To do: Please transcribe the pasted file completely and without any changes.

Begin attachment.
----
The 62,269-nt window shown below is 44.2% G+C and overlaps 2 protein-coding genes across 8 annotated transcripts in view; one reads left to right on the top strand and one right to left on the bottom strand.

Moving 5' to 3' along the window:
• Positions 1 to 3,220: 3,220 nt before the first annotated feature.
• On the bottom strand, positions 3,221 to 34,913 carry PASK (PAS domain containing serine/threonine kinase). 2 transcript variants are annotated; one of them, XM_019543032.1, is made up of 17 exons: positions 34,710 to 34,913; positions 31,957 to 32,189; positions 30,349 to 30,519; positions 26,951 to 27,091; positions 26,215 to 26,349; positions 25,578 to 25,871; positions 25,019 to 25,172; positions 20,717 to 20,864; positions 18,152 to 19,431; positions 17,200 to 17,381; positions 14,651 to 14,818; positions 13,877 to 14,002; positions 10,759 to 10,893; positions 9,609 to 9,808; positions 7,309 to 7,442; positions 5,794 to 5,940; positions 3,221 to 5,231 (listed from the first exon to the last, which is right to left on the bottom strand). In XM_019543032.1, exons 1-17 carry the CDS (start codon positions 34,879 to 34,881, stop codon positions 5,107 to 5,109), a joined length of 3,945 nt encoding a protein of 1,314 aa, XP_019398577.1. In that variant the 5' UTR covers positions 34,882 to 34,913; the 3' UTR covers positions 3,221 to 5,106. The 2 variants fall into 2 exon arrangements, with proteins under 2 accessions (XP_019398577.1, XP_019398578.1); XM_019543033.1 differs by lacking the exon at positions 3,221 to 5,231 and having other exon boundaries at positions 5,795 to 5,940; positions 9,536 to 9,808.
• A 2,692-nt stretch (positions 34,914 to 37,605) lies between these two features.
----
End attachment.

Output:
The 62,269-nt window shown below is 44.2% G+C and overlaps 2 protein-coding genes across 8 annotated transcripts in view; one reads left to right on the top strand and one right to left on the bottom strand.

Moving 5' to 3' along the window:
• Positions 1 to 3,220: 3,220 nt before the first annotated feature.
• On the bottom strand, positions 3,221 to 34,913 carry PASK (PAS domain containing serine/threonine kinase). 2 transcript variants are annotated; one of them, XM_019543032.1, is made up of 17 exons: positions 34,710 to 34,913; positions 31,957 to 32,189; positions 30,349 to 30,519; positions 26,951 to 27,091; positions 26,215 to 26,349; positions 25,578 to 25,871; positions 25,019 to 25,172; positions 20,717 to 20,864; positions 18,152 to 19,431; positions 17,200 to 17,381; positions 14,651 to 14,818; positions 13,877 to 14,002; positions 10,759 to 10,893; positions 9,609 to 9,808; positions 7,309 to 7,442; positions 5,794 to 5,940; positions 3,221 to 5,231 (listed from the first exon to the last, which is right to left on the bottom strand). In XM_019543032.1, exons 1-17 carry the CDS (start codon positions 34,879 to 34,881, stop codon positions 5,107 to 5,109), a joined length of 3,945 nt encoding a protein of 1,314 aa, XP_019398577.1. In that variant the 5' UTR covers positions 34,882 to 34,913; the 3' UTR covers positions 3,221 to 5,106. The 2 variants fall into 2 exon arrangements, with proteins under 2 accessions (XP_019398577.1, XP_019398578.1); XM_019543033.1 differs by lacking the exon at positions 3,221 to 5,231 and having other exon boundaries at positions 5,795 to 5,940; positions 9,536 to 9,808.
• A 2,692-nt stretch (positions 34,914 to 37,605) lies between these two features.